Difference between revisions of "2000 AMC 10 Problems/Problem 8"
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==Solution== | ==Solution== | ||
− | Let <math>f</math> be the number of freshman and s be the number of sophomores. | + | Let <math>f</math> be the number of freshman and <math>s</math> be the number of sophomores. |
<math>\frac{2}{5}f=\frac{4}{5}s</math> | <math>\frac{2}{5}f=\frac{4}{5}s</math> | ||
+ | |||
+ | <math>2f = 4s</math> | ||
<math>f=2s</math> | <math>f=2s</math> | ||
− | There are twice as many | + | There are twice as many freshmen as sophomores. |
<math>\boxed{\text{D}}</math> | <math>\boxed{\text{D}}</math> | ||
Line 27: | Line 29: | ||
{{AMC10 box|year=2000|num-b=7|num-a=9}} | {{AMC10 box|year=2000|num-b=7|num-a=9}} | ||
+ | {{MAA Notice}} | ||
+ | [[Category:Introductory Algebra Problems]] | ||
+ | [[Category:Introductory Number Theory Problems]] |
Latest revision as of 15:36, 19 April 2021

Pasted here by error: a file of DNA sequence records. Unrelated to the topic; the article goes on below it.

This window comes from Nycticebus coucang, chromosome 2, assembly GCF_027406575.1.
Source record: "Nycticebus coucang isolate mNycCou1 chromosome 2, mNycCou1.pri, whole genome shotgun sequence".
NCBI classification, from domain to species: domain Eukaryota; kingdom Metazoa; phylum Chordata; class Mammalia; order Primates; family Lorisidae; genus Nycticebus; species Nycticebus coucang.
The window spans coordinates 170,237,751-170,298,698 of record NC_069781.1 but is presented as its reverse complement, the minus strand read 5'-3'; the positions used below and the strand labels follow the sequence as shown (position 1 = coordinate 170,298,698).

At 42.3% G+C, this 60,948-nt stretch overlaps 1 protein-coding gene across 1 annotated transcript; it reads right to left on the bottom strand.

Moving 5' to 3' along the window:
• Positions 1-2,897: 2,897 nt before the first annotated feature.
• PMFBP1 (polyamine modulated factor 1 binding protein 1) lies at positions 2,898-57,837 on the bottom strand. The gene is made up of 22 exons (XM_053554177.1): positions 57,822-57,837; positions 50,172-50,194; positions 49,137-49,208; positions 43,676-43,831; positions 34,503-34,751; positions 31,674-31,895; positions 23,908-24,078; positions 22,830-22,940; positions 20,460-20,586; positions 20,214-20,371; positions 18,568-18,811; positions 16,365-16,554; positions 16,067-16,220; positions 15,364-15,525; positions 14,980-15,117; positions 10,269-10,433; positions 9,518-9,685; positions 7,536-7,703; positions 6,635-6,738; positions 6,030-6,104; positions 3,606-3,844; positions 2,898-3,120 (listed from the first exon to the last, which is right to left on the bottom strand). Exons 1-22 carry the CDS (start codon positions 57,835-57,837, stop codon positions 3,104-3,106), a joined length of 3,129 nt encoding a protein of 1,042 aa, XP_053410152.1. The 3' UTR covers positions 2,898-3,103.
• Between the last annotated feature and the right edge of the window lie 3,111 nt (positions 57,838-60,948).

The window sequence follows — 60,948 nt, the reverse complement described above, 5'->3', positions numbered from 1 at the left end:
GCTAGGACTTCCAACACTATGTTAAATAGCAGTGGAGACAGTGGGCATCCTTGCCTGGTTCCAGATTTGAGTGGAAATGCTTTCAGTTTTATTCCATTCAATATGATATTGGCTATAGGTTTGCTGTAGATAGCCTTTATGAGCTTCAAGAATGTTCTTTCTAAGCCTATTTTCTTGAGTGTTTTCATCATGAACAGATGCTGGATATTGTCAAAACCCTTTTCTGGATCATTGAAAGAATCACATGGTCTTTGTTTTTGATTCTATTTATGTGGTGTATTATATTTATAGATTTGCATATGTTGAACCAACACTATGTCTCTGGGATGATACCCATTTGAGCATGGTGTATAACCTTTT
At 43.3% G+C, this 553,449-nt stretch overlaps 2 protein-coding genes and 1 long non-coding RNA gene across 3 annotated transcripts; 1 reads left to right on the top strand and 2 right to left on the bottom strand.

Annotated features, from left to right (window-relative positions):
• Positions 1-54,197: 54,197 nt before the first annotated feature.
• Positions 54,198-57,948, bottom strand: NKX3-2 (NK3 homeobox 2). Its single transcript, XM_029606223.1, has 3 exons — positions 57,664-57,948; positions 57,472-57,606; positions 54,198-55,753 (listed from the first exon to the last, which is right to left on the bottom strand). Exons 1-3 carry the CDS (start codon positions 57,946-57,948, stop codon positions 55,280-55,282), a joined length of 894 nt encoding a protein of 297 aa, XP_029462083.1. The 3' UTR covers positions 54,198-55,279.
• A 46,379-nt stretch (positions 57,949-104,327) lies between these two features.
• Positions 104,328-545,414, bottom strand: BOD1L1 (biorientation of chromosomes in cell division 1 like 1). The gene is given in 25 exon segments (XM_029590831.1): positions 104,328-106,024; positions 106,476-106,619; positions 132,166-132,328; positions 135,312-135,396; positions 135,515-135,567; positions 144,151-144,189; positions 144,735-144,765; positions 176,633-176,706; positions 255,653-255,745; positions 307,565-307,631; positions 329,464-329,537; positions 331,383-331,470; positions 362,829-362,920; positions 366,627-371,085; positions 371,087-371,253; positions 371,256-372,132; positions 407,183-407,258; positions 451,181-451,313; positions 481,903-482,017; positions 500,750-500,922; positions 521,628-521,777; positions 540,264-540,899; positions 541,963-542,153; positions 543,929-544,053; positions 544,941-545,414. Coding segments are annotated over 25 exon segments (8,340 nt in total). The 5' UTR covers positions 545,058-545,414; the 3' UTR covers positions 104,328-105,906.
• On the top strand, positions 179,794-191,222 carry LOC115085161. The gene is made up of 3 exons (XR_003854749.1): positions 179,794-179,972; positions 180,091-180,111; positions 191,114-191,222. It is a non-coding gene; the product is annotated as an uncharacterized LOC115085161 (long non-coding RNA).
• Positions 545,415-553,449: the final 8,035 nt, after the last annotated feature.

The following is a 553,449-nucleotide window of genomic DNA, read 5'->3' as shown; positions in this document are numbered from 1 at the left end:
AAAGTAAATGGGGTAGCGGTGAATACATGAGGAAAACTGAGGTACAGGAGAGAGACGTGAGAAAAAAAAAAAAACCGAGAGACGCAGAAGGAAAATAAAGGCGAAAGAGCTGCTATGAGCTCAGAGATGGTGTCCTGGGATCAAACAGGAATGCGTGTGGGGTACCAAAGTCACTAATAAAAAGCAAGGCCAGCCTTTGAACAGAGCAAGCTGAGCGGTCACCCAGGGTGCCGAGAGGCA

Problem
At Olympic High School, of the freshmen and of the sophomores took the AMC-10. Given that the number of freshmen and sophomore contestants was the same, which of the following must be true?
There are five times as many sophomores as freshmen.
There are twice as many sophomores as freshmen.
There are as many freshmen as sophomores.
There are twice as many freshmen as sophomores.
There are five times as many freshmen as sophomores.
Solution
Let be the number of freshman and be the number of sophomores.
There are twice as many freshmen as sophomores.
See Also
2000 AMC 10 (Problems • Answer Key • Resources) | ||
Preceded by Problem 7 |
Followed by Problem 9 | |
1 • 2 • 3 • 4 • 5 • 6 • 7 • 8 • 9 • 10 • 11 • 12 • 13 • 14 • 15 • 16 • 17 • 18 • 19 • 20 • 21 • 22 • 23 • 24 • 25 | ||
All AMC 10 Problems and Solutions |
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